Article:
Germany is known to have some of the best Christmas markets within Europe. Even inspiring others outside of the country like Birmingham (known for being the biggest authentic German markets outside of Germany). Getting into the Christmas spirit has never been easier thanks to Germany’s strongly rooted traditions. So, whether you’re heading to Nuremburg, Dresden or Berlin, the sight of festive huts and bright lights will no doubt have you feeling warm and fuzzy inside. Tasty food and lovely handcrafted bits and bobs are just some of the reasons why Germany’s Christmas markets are some of the best, not forgetting to mention the joyous atmosphere. Nothing says ‘Merry Christmas’ better than a city break to one of Germany’s top Christmas markets, so check out our top picks!
Starting off with Germany’s capital, Berlin is home to a staggering number of Christmas markets. Over 60 to be precise! So, it comes as no surprise than many choose to spend their time hunting around for special gifts and soaking up the festive ambiance in Berlin.
Berlin has a wide variety of attractions and entertainment on hand for its visitors to enjoy. This includes fairs which host artists and musicians, a range of vendors selling the tastiest foods and amazing lights and decorations.
Since there are so many Christmas markets in Berlin to choose from, you’ll be spoilt for choice! Winterfeldtplatz in Schöneberg provides a traditional market and Gendarmenmarkt between Französischer Dom and Deutscher Dom is perhaps one of the best to visit.
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Dresden’s Christmas market has been around for a long time, in fact, it dates back to nearly 600 years ago. So, as it stands, Striezelmarkt is one of the oldest Christmas markets in Germany and still going strong.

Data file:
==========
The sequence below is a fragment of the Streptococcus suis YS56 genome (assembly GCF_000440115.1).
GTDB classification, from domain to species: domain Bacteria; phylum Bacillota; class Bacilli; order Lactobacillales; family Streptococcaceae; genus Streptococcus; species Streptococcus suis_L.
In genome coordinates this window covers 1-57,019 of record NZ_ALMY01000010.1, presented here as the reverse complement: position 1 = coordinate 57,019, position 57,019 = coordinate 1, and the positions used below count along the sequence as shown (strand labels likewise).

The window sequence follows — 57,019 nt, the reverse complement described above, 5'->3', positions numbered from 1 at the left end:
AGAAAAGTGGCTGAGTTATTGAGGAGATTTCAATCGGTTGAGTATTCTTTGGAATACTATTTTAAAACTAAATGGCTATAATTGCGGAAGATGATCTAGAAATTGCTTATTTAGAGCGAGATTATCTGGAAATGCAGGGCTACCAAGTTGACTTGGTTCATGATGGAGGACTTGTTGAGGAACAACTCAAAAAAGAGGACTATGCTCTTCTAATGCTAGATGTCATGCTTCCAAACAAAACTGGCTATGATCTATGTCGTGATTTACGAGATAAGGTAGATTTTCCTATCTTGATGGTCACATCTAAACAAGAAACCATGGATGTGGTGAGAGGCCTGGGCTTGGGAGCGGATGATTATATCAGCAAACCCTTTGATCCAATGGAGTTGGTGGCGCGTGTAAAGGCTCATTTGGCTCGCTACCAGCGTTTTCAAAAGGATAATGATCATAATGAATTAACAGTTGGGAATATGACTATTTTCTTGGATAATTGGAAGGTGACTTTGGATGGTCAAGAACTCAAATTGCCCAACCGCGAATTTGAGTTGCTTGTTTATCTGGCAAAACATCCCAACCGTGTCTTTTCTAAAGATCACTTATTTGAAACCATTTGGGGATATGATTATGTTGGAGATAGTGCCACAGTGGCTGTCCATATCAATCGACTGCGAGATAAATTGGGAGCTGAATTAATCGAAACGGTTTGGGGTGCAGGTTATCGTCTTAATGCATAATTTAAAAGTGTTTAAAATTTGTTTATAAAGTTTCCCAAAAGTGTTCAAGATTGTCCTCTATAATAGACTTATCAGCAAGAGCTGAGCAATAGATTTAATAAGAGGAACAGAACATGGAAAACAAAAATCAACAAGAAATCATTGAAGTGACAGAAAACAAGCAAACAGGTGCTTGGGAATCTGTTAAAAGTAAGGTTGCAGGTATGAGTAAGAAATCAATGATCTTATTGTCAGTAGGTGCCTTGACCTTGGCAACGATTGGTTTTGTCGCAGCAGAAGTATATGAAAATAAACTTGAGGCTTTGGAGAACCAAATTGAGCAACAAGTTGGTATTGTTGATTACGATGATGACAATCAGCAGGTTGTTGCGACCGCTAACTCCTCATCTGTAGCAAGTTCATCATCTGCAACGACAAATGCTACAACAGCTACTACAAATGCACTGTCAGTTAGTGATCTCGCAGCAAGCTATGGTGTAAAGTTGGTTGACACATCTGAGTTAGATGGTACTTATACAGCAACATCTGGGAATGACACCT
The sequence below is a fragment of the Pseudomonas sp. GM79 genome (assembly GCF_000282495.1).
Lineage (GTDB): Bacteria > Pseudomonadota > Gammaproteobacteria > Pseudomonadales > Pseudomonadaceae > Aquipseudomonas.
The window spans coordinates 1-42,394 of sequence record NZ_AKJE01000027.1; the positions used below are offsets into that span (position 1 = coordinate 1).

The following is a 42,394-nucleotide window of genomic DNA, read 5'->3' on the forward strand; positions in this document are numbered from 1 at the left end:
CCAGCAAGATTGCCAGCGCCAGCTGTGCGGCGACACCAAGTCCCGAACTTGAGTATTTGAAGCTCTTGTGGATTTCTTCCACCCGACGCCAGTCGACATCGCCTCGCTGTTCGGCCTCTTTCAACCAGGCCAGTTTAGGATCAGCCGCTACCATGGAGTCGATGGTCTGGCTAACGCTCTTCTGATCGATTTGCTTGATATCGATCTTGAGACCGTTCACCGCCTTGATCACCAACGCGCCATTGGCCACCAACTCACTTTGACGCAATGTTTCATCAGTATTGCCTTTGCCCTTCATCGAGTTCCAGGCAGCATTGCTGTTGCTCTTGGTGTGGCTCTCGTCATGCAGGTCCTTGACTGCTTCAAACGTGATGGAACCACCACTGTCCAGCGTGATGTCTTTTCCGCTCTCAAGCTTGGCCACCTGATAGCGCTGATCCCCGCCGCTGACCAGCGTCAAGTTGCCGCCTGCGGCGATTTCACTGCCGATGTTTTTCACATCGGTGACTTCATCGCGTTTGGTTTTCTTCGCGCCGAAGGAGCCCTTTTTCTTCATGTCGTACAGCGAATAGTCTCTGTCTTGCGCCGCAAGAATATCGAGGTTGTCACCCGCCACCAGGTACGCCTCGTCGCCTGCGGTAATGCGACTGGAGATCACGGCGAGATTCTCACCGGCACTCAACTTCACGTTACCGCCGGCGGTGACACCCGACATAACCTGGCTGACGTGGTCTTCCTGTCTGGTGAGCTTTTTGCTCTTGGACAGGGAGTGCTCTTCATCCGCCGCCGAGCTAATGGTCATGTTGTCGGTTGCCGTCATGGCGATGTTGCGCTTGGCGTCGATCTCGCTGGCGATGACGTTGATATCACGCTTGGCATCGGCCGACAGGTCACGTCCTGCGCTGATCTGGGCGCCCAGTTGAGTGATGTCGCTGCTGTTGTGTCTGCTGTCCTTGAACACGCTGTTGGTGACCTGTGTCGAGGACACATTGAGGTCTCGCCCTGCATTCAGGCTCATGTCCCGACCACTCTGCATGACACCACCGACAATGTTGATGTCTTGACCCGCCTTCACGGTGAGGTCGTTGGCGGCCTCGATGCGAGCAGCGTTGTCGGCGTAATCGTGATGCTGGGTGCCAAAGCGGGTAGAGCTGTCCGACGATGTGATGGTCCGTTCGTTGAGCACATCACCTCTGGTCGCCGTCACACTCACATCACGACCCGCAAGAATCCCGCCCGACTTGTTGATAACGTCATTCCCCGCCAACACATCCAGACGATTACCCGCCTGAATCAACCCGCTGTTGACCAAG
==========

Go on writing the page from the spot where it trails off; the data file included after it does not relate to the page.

Dresden’s market has a certain charm about it which continues to entice more and more visitors. With an amazing 230 stalls filled with delightful gifts like wooden toys and ornaments, there is plenty to look at and buy here.
Moreover, the phrase ‘the bigger the better’ runs true in Dresden, as it boasts the tallest Nutcracker and the tallest Christmas pyramid. Festivals are also celebrated here throughout the Christmas period including the Stollen Festival and the Pyramid Festival.
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Many of Germany’s Christmas markets are some of the oldest, biggest and most enchanting around. But, Frankfurt’s traditional markets just might take the crown. They’ve been held since the 14th century and take place in the historical old town.
A trip to Frankfurt’s Christmas markets has you in for a treat. If you enjoy festive goodies like mulled wine, roasted nuts and gingerbread, in Frankfurt, there is plenty of that to go around.
Aside from that, there are over 200 traditional stalls selling a wide range of arts and crafts. Not forgetting, choirs singing Christmas carols to get you into the Christmas spirit.
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We couldn’t forget to mention the birthplace of mulled wine! Cologne’s Christmas market is one of a kind thanks to its effortless blend of the traditional and the modern. For a truly gorgeous experience, a visit to the Cathedral Christmas Market will have you wandering around outside of the city’s Gothic Cathedral. With 160 stalls dotted around the area, there’ll be a vast selection of trinkets and crafted items.
On the other hand, there are plenty of other choices when in Cologne. The Harbour Christmas Market gives off a unique vibe, thanks to its location on the waterfront. As it’s near the Chocolate Museum, it’s not a bad place to visit during the Christmas period!
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Perhaps one of the most well-known markets in the world is held in Nuremberg. Christkindlesmarkt creates a fascinating winter wonderland, filled with wooden huts and stalls, spinning carousels and beautiful decorations.
Nuremberg’s Old Town plays host to this Christmas market, boasting traditional garlands and homely scents of gingerbread and roasted almonds. Nuremberg prides itself on top-quality gifts, so many of the gifts which can be bought here aren’t known to break easily.
You can expect the same standards for the food and drink available here. Whether you find yourself snacking on gingerbread or sampling one of Germany’s traditional bratwursts, Nuremberg’s Christmas culinary experience is one of a kind.
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